Contributors.ro - Romania | 31/08/2015

Romania needs immigrants

By the end of June only 700 people had applied for asylum in Romania this year. That is too little, writes migration researcher Andreia Ghimis on the blog portal Contributors: "According to the National Statistics Agency the country's population is ageing rapidly. This, coupled with the fact that Romania remains a country of emigration, could have very negative consequences for the Romanian pension and social welfare system. So we need foreign workers (which are hard to find because of the low wages). Asylum seekers are people who want to live normal lives after the traumas they have experienced; they want jobs and school places for their children. The 6,000 euros per refugee offered by the EU should be invested in helping them learn the Romanian language and integrating them on the job market. Everyone stands to gain from this policy. We can see this in Germany: its economic success and its more open immigration policy are no mere coincidence." (31/08/2015)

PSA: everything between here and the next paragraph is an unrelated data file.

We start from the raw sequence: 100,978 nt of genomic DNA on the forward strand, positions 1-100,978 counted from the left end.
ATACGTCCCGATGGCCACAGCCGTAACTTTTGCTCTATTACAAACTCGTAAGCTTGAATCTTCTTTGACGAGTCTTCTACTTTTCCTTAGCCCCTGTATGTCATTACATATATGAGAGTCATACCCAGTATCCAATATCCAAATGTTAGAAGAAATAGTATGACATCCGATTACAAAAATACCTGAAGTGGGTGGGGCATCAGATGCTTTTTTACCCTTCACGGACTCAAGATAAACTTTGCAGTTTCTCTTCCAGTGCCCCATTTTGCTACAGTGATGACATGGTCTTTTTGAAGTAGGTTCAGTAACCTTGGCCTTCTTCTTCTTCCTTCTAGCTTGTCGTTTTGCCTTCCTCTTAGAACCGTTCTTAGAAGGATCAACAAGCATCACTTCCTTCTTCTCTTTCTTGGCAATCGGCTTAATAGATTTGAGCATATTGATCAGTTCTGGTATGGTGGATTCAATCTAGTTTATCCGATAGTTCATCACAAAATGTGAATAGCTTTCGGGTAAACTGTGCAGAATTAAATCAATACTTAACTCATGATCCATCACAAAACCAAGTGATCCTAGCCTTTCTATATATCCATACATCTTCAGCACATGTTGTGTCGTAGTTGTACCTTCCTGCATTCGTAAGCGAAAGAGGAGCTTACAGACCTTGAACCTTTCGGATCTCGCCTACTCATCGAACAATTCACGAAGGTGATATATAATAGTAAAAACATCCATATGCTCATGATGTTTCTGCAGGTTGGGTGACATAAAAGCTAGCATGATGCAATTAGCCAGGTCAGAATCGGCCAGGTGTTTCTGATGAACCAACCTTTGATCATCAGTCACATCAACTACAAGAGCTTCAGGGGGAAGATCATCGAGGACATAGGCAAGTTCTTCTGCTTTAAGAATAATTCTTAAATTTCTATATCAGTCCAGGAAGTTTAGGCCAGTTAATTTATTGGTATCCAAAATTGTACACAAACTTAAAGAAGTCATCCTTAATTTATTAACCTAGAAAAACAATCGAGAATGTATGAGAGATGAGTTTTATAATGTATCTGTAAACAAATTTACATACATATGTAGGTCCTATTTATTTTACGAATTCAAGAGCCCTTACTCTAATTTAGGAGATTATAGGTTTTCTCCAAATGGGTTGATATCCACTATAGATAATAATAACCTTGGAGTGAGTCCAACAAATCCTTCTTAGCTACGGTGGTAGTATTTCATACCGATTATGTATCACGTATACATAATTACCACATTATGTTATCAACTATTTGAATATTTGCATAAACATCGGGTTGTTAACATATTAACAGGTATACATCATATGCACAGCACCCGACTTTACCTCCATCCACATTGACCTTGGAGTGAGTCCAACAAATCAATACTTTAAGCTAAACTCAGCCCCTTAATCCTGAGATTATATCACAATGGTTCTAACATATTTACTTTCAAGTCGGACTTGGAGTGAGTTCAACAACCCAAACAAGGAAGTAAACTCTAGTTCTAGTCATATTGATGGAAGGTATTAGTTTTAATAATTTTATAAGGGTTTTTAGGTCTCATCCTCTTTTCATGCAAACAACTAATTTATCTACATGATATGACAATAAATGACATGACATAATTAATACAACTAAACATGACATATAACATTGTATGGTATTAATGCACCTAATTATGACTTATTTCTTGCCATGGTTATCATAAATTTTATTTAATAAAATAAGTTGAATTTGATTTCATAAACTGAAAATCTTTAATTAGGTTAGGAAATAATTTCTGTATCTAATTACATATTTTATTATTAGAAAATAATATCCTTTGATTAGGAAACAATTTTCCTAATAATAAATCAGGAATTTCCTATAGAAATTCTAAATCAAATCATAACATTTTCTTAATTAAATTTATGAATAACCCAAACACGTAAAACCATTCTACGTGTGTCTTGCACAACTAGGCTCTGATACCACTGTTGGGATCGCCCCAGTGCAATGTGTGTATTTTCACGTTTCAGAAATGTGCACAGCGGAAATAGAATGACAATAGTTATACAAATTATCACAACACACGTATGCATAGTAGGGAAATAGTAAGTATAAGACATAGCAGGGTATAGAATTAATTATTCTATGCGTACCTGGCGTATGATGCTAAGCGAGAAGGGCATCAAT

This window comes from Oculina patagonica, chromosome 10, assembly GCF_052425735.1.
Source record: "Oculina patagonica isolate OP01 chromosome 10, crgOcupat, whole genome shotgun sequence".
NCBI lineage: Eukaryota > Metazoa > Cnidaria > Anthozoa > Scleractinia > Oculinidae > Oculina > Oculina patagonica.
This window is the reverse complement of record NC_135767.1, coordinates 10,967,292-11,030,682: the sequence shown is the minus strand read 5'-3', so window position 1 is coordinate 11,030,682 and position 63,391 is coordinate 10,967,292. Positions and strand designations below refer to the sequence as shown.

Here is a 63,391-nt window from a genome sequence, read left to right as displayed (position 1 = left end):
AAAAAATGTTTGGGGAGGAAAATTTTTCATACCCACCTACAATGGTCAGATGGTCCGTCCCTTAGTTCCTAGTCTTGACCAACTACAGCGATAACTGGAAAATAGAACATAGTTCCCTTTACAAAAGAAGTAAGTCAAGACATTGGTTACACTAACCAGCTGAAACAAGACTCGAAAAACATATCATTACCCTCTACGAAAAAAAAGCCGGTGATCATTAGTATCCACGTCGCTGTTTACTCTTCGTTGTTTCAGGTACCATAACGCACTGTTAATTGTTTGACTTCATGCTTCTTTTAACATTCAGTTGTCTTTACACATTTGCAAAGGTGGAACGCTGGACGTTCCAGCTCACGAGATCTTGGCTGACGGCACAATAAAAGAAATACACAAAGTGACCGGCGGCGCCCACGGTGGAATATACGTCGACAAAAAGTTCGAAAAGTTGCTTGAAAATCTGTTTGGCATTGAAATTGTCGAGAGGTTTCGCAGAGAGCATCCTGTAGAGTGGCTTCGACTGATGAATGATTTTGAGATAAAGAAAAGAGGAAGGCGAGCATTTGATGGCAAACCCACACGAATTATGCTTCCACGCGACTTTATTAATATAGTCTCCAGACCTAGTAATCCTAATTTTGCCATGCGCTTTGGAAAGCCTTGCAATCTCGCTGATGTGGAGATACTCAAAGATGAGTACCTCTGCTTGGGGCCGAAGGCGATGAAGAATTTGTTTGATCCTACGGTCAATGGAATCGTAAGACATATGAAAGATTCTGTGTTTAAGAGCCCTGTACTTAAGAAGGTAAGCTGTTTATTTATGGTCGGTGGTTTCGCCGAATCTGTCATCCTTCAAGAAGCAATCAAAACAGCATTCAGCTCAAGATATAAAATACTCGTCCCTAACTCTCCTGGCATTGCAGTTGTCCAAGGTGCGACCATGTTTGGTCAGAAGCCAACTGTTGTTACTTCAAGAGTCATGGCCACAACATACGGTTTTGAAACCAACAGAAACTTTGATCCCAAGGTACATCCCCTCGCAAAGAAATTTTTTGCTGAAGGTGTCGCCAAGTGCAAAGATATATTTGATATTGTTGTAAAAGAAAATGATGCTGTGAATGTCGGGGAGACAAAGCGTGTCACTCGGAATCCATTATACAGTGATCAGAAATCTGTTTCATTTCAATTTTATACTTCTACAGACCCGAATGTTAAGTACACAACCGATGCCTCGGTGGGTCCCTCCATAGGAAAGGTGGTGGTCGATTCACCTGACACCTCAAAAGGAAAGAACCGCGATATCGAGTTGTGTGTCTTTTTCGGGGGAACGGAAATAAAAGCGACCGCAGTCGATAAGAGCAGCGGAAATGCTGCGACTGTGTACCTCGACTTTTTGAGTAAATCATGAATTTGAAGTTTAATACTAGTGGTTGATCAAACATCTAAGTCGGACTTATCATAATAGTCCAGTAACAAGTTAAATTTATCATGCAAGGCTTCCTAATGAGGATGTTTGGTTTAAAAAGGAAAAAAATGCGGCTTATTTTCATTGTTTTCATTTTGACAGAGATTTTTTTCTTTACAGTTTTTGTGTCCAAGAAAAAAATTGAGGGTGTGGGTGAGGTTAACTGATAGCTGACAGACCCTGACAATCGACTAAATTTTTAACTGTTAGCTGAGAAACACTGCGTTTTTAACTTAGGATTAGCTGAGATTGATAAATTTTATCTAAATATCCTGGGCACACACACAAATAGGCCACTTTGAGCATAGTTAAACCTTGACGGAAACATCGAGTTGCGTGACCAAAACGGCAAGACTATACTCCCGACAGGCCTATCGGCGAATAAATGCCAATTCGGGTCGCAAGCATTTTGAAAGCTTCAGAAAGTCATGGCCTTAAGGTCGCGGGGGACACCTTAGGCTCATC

Handelsblatt - Germany | 31/08/2015

Save Greece without IMF

IMF chief Christine Lagarde considers debt restructuring measures to be adequate to ensure Greece's economic recovery. A debt write-down is not necessary, she said on Saturday. Europe should try to get by without IMF funding and replace IMF loans with other cheaper funding from the European Stability Mechanism or ESM, the liberal business daily Handelsblatt demands: "The ESM is de facto a European monetary fund. It doesn't have to take the interests of the US and the emerging economies China, Brazil, India or Indonesia into account. If the governments and parliaments of the euro countries are still convinced in 2015 that the problems of the member states, and above all Greece, can't be solved without the help of the IMF, the project of a politically integrated Europe must be deemed to have failed. … The upcoming third bailout programme is also more about reorienting Greece's regulatory policy than the previous ones. To call on the IMF to assist this process would testify to Europe's political failure." (31/08/2015)